It should be noted that the historical Greek government debt—much of it acquired before joining the euro—was a result of decades of multibillion drachma government contracts. Most notable were those awarded to German companies including Ferrostaal and Siemens for expensive weapons systems, telecommunications systems, and even projects for the Ministry of Culture. These contracts were won via a system of bribes worth billions of euros paid out to officials in Greece’s two leading political parties.
In December 2008, Siemens agreed to pay a fine of $1.6 billion to the U.S. Securities and Exchange Commission, the U.S. Department of Justice, and German authorities to settle charges of some $1.4 billion in international bribes over the years. Later in April 2012, Siemens paid out €270 million to settle charges of bribery in Greece.
“When German taxpayers are righteously indignant at having to bail out Greece’s creditors with their hard-earned euros, they should consider that their hard-earned euros of yesteryear financed corruption in Greece for the purpose of creating a massive Greek trade deficit,” wrote Criton Zoakos in International Economy magazine. Zoakos estimates that as much as 10 percent of Greece’s €235 billion cumulative debt went to bribes. “That trade deficit was in turn financed by German and other European banks at handsome, risk-weighted rates of return.”
Another sector that saw a huge influx of foreign cash after Greece joined the euro was the banking sector. As previously described, Emporiki and Geniki were acquired by Crédit Agricole and Société Générale respectively. The French bankers poured money and advice into major expansions of these two small banks because of their access to cheap money. The banks, however, proceeded to lose billions of euros after loaning money to risk schemes??.
In October 2012, Crédit Agricole agreed to sell Emporiki to Alpha bank of Greece for €1. The same month Société Générale sold all of its shares in Geniki bank to Piraeus Bank of Greece.
But the sale of these two banks is still costing the Greek taxpayer dearly. By the end of June 2013, Alpha Bank and Piraeus Bank had borrowed €4 billion and €7 billion respectively from the Greek government, all of which had to be repaid with austerity.
What: Laiki Bank, founded in 1901.
Where: Limassol, Cyprus.
Why: It lost €12.3 billion on its Greek government bonds in 2011.
Outcome: It was given a €1.8 billion bailout in April 2013 by Cypriot government and renamed Cyprus Popular Bank.
An unexpected side effect of the economic crash in Greece was the impact on neighboring Cyprus. After the 2010 collapse, the Bank of Cyprus and Laiki Bank—the two biggest banks in the country—bought large quantities of Greek bonds at 70 percent of their original value, only to see them decline even further in value after international lenders forced the Greek government to accept a “haircut” in the value of the bonds. This unleashed a domino effect that soon swept up Cyprus into the Greek crisis.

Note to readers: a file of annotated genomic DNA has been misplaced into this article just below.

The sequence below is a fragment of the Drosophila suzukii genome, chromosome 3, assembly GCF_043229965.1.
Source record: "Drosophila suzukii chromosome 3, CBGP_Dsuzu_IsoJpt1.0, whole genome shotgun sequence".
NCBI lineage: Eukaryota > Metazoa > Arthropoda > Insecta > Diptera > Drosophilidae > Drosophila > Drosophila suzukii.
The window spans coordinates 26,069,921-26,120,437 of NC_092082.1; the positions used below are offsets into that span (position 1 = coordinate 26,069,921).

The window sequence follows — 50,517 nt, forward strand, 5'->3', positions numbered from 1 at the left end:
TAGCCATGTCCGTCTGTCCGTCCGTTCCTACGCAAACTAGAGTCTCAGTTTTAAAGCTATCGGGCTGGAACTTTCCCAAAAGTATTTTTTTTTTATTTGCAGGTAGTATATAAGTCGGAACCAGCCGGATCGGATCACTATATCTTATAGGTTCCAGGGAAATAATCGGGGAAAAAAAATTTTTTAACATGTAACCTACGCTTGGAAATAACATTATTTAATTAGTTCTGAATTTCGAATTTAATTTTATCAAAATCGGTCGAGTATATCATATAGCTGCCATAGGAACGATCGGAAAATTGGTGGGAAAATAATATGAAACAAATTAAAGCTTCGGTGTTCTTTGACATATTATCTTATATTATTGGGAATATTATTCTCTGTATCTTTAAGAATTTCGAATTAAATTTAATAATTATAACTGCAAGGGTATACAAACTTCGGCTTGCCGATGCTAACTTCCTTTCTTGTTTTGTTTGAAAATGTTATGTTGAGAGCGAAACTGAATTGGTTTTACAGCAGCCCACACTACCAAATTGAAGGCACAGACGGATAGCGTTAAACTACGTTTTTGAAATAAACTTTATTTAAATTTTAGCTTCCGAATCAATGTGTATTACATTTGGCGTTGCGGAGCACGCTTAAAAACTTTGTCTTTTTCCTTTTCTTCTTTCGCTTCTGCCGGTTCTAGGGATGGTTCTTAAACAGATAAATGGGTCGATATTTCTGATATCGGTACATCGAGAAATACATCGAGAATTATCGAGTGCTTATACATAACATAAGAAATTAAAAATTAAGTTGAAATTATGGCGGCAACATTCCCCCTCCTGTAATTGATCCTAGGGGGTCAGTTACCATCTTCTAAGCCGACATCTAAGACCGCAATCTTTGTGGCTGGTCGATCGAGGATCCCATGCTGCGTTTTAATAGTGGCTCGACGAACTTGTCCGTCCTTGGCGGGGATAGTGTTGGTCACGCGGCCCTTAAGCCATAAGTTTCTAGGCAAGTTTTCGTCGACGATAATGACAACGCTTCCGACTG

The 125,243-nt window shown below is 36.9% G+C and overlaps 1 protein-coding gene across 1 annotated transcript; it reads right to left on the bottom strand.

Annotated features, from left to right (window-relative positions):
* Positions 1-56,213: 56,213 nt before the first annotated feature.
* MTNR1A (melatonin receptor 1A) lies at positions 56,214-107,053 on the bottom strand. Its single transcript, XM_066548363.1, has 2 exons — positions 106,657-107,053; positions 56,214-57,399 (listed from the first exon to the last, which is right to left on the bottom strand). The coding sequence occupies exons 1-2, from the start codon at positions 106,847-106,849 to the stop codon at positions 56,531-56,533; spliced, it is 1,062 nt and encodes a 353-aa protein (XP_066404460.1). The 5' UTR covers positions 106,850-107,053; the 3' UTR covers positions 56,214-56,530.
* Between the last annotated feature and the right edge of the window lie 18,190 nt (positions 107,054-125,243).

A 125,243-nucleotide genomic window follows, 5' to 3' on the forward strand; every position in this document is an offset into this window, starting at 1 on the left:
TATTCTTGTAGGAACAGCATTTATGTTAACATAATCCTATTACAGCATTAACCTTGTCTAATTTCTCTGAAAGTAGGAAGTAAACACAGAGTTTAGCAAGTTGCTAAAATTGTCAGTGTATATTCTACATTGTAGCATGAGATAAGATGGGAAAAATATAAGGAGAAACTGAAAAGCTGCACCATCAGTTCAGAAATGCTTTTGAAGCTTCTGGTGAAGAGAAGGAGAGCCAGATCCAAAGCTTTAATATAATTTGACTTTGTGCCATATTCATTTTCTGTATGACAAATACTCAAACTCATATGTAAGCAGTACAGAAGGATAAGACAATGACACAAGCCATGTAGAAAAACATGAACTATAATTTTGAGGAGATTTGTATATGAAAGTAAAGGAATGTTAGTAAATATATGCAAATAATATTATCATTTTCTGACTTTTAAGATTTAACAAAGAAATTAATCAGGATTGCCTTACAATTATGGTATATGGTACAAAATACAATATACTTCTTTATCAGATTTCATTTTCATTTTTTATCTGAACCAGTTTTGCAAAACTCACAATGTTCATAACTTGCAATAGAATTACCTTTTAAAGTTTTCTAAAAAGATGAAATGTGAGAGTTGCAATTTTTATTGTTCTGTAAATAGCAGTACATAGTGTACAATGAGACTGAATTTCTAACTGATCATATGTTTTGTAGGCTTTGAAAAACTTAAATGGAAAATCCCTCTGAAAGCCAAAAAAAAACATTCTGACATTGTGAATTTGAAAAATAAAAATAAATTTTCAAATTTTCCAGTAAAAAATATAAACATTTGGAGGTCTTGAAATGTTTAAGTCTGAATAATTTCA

The losses shone a spotlight on the role of Andreas Vgenopoulos, the Greek CEO of Laiki Bank, who made his reputation rescuing debt ridden shipping companies. During the boom, he invested the money he had raised in Cyprus in risky assets like Olympic Airways in Greece, which was losing €1 million a day.
“When the Germans were selling, they were buying,” Alexander Apostolides an economic historian at Cyprus’ European University, told Reuters. “People are thinking in hope,” added Simona Mihai, assistant professor at Cyprus European University’s banking and finance department. “They do not see it from an analytical perspective.”
Laiki put up an astonishing 106 percent of its capital requirements into Greek bonds, while the Bank of Cyprus invested the equivalent of 75 percent of its capital needs. (Banks are supposed to keep a percentage of their assets in low risk investments like cash and government bonds)
When Greek bonds were devalued, Laiki lost €2.3 billion, an amount equal to an eighth of the national gross domestic product, and the Bank of Cyprus lost €1.6 billion.
In April 2013, Cyprus had to turn to international lenders for an emergency €10 billion bailout. Complicating the situation was the fact that Cyprus had become a tax haven for fabulously wealthy Russian oligarchs, whom ECB officials were extremely hesitant to bail out. Thus, for the first time, officials forced a “haircut” on private individual depositors. Anyone who had more than €100,000 lost 40 to 80 percent cut of their holdings.
“[Vgenopoulos’s] rise and fall underscores how Southern Europe’s one-time economic renaissance was built on low interest rates and a giddy, debt-fueled boom that papered over deep structural problems,” wrote the Wall Street Journal.
 Chakrabortty, Op. Cit.
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 Noémie Bisserbe and David Pearso